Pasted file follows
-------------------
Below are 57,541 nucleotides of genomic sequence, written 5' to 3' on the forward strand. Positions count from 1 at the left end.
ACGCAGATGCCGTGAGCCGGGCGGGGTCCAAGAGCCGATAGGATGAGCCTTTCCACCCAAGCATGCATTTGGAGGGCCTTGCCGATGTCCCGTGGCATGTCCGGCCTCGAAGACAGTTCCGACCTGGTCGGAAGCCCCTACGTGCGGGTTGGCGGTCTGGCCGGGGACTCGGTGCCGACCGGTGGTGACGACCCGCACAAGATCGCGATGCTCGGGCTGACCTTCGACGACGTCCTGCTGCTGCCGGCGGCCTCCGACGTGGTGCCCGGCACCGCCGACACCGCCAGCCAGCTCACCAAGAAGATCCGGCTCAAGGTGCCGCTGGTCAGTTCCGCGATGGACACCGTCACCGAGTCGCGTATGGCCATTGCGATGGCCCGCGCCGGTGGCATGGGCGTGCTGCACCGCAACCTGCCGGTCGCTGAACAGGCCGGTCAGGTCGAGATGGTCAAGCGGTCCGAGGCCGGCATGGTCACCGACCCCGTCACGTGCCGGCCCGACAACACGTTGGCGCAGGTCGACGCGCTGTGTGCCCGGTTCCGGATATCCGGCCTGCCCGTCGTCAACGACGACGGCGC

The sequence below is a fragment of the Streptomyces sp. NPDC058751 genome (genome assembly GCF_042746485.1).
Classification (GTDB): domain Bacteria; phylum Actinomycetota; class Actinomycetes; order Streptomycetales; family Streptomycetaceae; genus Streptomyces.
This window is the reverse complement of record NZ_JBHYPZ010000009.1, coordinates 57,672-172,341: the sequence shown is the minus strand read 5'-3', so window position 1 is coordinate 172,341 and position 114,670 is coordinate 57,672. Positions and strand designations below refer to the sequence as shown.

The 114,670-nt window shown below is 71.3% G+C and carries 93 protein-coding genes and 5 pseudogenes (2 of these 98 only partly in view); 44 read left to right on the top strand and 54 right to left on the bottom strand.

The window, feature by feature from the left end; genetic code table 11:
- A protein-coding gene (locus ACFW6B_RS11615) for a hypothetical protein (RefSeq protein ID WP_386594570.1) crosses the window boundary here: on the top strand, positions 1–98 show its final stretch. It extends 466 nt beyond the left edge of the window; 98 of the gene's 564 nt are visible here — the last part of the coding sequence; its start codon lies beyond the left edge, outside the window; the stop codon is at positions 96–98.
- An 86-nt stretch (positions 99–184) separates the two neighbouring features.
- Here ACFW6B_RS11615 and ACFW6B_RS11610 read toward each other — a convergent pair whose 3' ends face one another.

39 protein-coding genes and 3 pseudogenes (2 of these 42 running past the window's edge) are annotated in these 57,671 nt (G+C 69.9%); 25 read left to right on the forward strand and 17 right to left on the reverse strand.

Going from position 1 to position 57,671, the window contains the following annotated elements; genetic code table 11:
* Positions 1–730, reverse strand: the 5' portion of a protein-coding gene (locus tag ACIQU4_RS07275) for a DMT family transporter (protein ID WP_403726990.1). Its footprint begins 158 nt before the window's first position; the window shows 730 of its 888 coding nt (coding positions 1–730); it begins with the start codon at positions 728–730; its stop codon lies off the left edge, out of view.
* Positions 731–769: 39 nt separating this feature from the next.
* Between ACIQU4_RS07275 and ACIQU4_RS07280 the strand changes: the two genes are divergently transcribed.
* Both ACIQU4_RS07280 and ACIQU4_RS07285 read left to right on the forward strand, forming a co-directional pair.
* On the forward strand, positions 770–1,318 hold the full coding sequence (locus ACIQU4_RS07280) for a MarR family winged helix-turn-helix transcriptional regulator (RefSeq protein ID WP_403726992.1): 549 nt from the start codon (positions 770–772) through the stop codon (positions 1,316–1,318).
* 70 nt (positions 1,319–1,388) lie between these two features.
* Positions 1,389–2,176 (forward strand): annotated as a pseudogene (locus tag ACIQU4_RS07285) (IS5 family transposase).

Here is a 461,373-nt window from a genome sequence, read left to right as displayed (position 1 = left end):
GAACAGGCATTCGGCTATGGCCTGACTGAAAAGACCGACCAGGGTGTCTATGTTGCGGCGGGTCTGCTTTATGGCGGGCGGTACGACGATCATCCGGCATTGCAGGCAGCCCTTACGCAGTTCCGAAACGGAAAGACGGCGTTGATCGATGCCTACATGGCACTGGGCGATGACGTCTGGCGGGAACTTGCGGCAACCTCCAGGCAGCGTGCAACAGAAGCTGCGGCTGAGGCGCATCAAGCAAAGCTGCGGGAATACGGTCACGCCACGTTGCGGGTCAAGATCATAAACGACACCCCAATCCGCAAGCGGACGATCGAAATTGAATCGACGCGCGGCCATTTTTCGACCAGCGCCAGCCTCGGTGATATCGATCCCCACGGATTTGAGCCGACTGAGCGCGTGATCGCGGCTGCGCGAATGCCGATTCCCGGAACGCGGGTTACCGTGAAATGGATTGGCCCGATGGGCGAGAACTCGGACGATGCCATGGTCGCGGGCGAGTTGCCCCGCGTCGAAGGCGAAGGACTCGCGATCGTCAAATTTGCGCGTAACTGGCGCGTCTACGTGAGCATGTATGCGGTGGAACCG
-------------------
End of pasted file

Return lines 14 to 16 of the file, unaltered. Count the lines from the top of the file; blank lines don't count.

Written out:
* Positions 731–769: 39 nt separating this feature from the next.
* Between ACIQU4_RS07275 and ACIQU4_RS07280 the strand changes: the two genes are divergently transcribed.
* Both ACIQU4_RS07280 and ACIQU4_RS07285 read left to right on the forward strand, forming a co-directional pair.